In part of the series on Pitching to Investors, we will share our views on an effective framework for pitching. Despite widely available resources on pitching, we find that founders somehow always end up confused.
In part 1, we discussed your primary objective of a pitch, what materials can be used to pitch along with a general framework on pitching.
Today, we will share a generic structure of a good pitch. This is nothing fancy or unique, but observations from numerous pitch decks we have had the privilege to look at.
In the next post, we will share how to take the next meeting, a product demo (if any), FAQs, handling investor questions, and final comments!
In this new series of Pitching to Investors, we will share our views on an effectively framework for pitching. Despite widely available resources on pitching, we find that founders somehow always end up confused.
What will we look to cover over this series:
You used to walk up to the door of the fancy VC office with laptop in hand and freshly updated pitch loaded and ready to go. You now are Zooming your way in a pitching process. But at the end of the day, what are you hoping to accomplish?
Your primary objective of a pitch meeting should be to get the next meeting. You can use the pitch to:
But that's not it. You can also use the first meeting to establish your credibility and create the base for an on-going relationship. You can also use the meeting to seek and work on feedback and demonstrate that you are coach-able. And at the end of the day, you want to show them that you can be a fun or interesting person to work with!
Yes and yes
Yes - Its a sales pitch but not for your product or service, but of your business
Yes - If your product succeeds, the company can create a lot of value and the investors can generate large returns
The Indian startup ecosystem has become more 'American-ised' in its way of working. So its more about 'Sell me this pen in 30 seconds' coupled with smaller teams that run on low bandwidth and even shorter attention time spans. Having said that, an investor pitch is not a make it or break it for you. There are other resources available like:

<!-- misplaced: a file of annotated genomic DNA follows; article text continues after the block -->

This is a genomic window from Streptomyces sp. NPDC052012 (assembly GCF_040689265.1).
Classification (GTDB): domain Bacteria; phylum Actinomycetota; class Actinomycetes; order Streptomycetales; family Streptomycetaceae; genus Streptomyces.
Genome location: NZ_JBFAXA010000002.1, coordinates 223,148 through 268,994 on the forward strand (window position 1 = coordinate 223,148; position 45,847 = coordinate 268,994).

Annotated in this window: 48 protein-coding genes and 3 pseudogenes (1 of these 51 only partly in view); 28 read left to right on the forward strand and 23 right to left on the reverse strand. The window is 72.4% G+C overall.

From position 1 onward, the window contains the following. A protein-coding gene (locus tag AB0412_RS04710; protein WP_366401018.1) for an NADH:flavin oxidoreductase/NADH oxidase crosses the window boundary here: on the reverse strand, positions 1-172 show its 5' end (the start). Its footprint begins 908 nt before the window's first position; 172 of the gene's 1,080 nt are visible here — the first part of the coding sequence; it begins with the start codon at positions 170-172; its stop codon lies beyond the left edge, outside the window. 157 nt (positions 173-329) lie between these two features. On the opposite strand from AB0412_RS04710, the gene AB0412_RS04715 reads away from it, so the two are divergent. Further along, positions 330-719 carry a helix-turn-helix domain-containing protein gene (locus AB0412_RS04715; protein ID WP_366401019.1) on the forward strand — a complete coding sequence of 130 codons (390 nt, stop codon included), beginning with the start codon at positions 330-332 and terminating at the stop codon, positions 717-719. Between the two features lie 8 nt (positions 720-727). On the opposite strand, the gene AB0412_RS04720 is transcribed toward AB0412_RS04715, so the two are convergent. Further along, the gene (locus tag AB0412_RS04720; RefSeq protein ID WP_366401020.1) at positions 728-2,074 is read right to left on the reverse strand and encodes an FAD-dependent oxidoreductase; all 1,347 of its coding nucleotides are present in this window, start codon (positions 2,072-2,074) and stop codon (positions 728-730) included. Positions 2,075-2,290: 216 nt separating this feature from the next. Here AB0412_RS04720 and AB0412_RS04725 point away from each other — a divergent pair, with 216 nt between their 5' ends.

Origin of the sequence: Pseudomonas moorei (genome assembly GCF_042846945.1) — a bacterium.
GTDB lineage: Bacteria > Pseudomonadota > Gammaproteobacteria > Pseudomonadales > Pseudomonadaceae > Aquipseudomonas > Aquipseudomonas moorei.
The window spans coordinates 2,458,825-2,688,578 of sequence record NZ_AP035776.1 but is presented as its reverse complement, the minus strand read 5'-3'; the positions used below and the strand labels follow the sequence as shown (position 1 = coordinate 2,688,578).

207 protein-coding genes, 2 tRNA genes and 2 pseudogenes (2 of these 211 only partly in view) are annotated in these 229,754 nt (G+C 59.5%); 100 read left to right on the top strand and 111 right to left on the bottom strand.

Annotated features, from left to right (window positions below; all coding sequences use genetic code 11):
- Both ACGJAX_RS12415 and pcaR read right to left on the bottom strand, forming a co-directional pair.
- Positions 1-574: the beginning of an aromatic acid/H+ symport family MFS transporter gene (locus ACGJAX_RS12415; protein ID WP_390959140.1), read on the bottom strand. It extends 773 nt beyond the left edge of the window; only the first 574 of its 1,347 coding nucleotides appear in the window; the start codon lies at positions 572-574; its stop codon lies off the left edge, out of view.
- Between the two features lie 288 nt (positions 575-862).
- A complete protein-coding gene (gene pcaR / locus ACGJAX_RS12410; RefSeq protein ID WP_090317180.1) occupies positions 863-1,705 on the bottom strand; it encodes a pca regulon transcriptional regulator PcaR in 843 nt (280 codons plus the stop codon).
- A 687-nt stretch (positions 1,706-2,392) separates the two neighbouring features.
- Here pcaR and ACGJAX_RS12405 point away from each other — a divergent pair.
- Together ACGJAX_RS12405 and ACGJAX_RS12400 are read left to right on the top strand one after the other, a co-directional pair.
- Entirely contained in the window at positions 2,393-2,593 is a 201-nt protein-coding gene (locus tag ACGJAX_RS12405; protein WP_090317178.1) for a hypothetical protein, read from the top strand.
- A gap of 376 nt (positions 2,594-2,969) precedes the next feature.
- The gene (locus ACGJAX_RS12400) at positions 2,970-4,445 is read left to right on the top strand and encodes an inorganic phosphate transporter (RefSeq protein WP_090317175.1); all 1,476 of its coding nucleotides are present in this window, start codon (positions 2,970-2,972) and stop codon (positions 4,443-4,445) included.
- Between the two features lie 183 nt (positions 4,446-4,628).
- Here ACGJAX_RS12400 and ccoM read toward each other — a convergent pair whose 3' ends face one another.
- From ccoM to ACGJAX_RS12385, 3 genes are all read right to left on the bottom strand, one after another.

At Malpani Ventures, we do not fuss over a pitch. In fact, we like if it can be a simple phone call where we can understand the background of the founding team and covers the following:
At the end of the day, whether it is a pitch, or a sales call, or a job interview - some common themes remain the same. Having said that, here are some of our views:
In our next post on this series, we will share our views on a pitch deck structure! Stay tuned!
It is vital for founders to conduct meetings seamlessly, control the flow, keep everyone a up-to-date, and drive towards the agenda at hand. Sometimes, it does become distracting when the flow strays from the agenda, or it starts becoming too technical which means some members start daydreaming about their lunch, or their next vacation. Don't you just hate it when that happens?
Whenever that happens, you can always fall upon some methods to quickly streamline the meeting and drive towards your goal.
a. Use Venn Diagrams
Why do we love the image of Ikigai? It just drives the point hard, and home!
Does not need elaborate explanations and time for people to understand. Visual representation is the easiest way to help draw attention. It does not matter if your diagram is correctly sized or accurate - it needs to invoke the mental capacities of everyone and make the meeting richer intellectually.
b. Do away with percentages, and use numbers
This is counter-intuitive, but hear us out. It is perfectly normal, and smarter to say "We have a 50% conversion rate". But think about it, we are so used to hearing percentages all the time. What if you say "We convert 1 out of every 2 users.... that means out of the 10 people sitting here, 5 of us can be buyers". This again ingnites the mental capacities of listeners.
c. Note down important points
Always have a notepad handy. You need not keep records as impeccable as minutes of the meeting. However any feedback, inputs, suggestions, changing body language, objections, questions need to be jotted down and revisited to understand why it happened, or how can you incorporate it to make your next meeting better.
d. Revisit some numbers or comments
It almost always helps if you can remember the context of a previous meeting, get everyone up-to-date, and then share a progress report. "If you remember when we last spoke you mentioned X, we've worked on it and I can confidently tell you that we have created 2X". This shows you pay attention, you work on inputs, and you know how to follow up. This, of course, only works if you actually did the hard work of following up!
e. Take a step back
Whenever you find the meeting going around in circles, politely request everyone to take a step back. It can be as simple as "Hang on, what are we trying to discuss - we want to find the best way to do X right? Can we discuss what defines success - and we can take it up from there". This prevents a meeting from straying, and people turning off after a point. Instead of that, you can take control, regroup, and work towards the goal in a time-bound manner. Nobody has 2 hours to spend discussing a point that was meaningless!
And there it is - simple methods to regain control of your pitch meeting and make it into a productive one for you and your team! If you have any suggestions, or personal experiences to share, please reach out to us. We'd love to hear from you!